True or false: Even unaffiliated officials decry changing the language.

True. How dangerous this is depends on who you ask

a little girl with a stethoscope in her ear and a doctor using it

A girl gets her ears checked. The risks of censorship in healthcare can trickle down. | Joe Raedle/Getty Images

Dr. Ashish Jha, director of the Harvard Global Health Institute, said avoiding certain words sends a dangerous message to the agency. “There’s as much of a risk of self-censorship that comes out of this than actual direct censorship,” he told STAT. While the director acknowledged the language really only directly affects the budget, he argues the censorship could trickle down.

“So of course the administration and its defenders are going to argue that this is only about what goes into the budget,” Jha noted. “But we know that the signal to the agency is much stronger than that. And it’s going to change behavior of people who work there. And that’s much more damaging than any direct censorship.”

True or false: Did the president really ban words like “vulnerable?”

False. There are no banned words at the CDC

Ann Schuchat, M.D., Acting Director, Centers for Disease Control and Prevention (CDC); Ron Klain, Former White House Ebola Response Coordinator; Executive Vice President, Revolution; Ambassador James Glassman, Former Under Secretary for Public Diplomacy, U.S. Department of State; Visiting Fellow, American Enterprise Institute; David Smith, M.D., Acting Assistant Secretary of Defense for Health Affairs, U.S. Department of Defense, and Judy Woodruff, Anchor and Managing Editor, PBS Newshour, participate in a panel discussion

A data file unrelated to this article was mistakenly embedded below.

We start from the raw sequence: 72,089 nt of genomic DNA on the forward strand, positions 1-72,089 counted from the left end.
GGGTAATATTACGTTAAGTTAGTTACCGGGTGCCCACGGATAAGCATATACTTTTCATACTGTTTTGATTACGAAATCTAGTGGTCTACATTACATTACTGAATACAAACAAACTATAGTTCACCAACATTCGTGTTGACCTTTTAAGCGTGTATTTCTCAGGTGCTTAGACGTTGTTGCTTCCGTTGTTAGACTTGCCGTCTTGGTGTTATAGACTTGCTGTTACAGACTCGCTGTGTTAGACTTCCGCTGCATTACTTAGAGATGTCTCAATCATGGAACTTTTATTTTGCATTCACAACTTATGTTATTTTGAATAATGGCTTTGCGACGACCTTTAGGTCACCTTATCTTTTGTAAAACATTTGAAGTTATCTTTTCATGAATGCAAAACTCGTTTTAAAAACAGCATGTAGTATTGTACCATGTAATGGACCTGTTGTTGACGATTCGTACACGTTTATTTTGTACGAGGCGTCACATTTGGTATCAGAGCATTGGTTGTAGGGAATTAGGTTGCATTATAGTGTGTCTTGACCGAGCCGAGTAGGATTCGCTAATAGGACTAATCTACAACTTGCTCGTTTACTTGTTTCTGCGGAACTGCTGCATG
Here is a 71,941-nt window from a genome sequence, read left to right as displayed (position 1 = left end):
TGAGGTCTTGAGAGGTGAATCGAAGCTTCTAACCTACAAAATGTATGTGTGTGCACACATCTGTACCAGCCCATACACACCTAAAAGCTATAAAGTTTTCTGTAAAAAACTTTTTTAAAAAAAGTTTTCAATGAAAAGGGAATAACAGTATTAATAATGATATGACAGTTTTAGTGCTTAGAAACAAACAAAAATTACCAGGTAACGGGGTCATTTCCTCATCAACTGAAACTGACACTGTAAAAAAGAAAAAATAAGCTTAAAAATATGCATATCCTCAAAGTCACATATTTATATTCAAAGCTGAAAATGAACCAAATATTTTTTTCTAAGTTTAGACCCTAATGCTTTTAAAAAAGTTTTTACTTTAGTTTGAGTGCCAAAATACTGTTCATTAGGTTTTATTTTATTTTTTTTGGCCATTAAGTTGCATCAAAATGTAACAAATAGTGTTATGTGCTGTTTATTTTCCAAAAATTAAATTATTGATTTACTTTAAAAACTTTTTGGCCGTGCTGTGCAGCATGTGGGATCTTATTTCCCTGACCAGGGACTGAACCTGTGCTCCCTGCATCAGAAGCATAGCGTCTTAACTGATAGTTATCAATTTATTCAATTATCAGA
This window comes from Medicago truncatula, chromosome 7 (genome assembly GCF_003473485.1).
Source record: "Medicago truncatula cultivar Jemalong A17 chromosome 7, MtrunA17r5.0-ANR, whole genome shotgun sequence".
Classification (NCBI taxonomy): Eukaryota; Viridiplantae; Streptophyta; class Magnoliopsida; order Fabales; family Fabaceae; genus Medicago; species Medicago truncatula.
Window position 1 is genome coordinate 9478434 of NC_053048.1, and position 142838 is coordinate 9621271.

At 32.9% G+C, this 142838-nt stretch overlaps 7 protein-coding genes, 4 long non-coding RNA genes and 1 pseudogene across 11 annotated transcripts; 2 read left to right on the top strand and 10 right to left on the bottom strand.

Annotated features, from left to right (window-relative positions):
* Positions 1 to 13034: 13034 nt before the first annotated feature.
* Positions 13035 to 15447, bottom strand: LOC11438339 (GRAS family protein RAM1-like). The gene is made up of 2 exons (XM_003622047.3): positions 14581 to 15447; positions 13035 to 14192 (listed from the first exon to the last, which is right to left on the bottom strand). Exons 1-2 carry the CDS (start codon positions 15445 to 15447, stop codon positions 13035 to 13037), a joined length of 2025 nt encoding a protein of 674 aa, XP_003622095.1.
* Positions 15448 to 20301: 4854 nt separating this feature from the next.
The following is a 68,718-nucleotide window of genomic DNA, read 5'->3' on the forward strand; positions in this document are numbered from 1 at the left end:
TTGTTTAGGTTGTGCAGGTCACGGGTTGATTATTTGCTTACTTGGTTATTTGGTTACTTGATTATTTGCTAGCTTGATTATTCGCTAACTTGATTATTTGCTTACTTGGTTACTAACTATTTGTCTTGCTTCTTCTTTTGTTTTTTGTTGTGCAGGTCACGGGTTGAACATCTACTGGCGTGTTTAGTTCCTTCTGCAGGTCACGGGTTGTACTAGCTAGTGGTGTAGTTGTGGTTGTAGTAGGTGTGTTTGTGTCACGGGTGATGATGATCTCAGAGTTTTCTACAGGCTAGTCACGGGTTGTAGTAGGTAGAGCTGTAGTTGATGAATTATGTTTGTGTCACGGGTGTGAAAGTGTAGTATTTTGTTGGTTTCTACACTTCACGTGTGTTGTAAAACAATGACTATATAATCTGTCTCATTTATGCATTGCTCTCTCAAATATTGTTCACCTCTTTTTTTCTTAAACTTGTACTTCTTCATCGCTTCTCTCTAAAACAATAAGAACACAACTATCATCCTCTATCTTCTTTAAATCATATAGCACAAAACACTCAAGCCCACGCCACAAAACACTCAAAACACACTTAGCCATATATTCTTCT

Ann Schuchat, M.D., acting director for the Centers for Disease Control and Prevention, among others in a panel discussion | Paul Morigi/Getty Images

Dr. Brenda Fitzgerald, who has led the agency since July, sent an all-hands email to the agency’s staff after the “ban” came out. She assured them that the CDC’s mission remains unchanged. “As part of our commitment to provide for the common defense of the country against health threats, science is and will remain the foundation of our work,” Fitzgerald wrote. She added that “there are no banned words at the CDC.”

As Slate notes, the language changes are far less disturbing than the policy ones. Issues like drastic paring back of environmental regulations; significant cuts to public-health and science funding; rampant conflicts of interest in science leadership; and a total disregard for scientific expertise. If actions speak louder than words, we should watch these much more carefully.